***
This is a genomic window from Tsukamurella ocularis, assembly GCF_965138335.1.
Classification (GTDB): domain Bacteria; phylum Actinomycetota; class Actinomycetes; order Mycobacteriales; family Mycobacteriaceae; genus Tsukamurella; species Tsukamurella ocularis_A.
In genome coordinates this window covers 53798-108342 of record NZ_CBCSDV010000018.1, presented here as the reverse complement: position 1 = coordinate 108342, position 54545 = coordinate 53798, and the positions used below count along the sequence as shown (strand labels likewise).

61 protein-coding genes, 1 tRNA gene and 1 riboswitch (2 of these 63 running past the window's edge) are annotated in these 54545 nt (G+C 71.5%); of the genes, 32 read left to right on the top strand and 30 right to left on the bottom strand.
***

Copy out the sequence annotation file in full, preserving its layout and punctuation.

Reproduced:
This is a genomic window from Tsukamurella ocularis, assembly GCF_965138335.1.
Classification (GTDB): domain Bacteria; phylum Actinomycetota; class Actinomycetes; order Mycobacteriales; family Mycobacteriaceae; genus Tsukamurella; species Tsukamurella ocularis_A.
In genome coordinates this window covers 53798-108342 of record NZ_CBCSDV010000018.1, presented here as the reverse complement: position 1 = coordinate 108342, position 54545 = coordinate 53798, and the positions used below count along the sequence as shown (strand labels likewise).

61 protein-coding genes, 1 tRNA gene and 1 riboswitch (2 of these 63 running past the window's edge) are annotated in these 54545 nt (G+C 71.5%); of the genes, 32 read left to right on the top strand and 30 right to left on the bottom strand.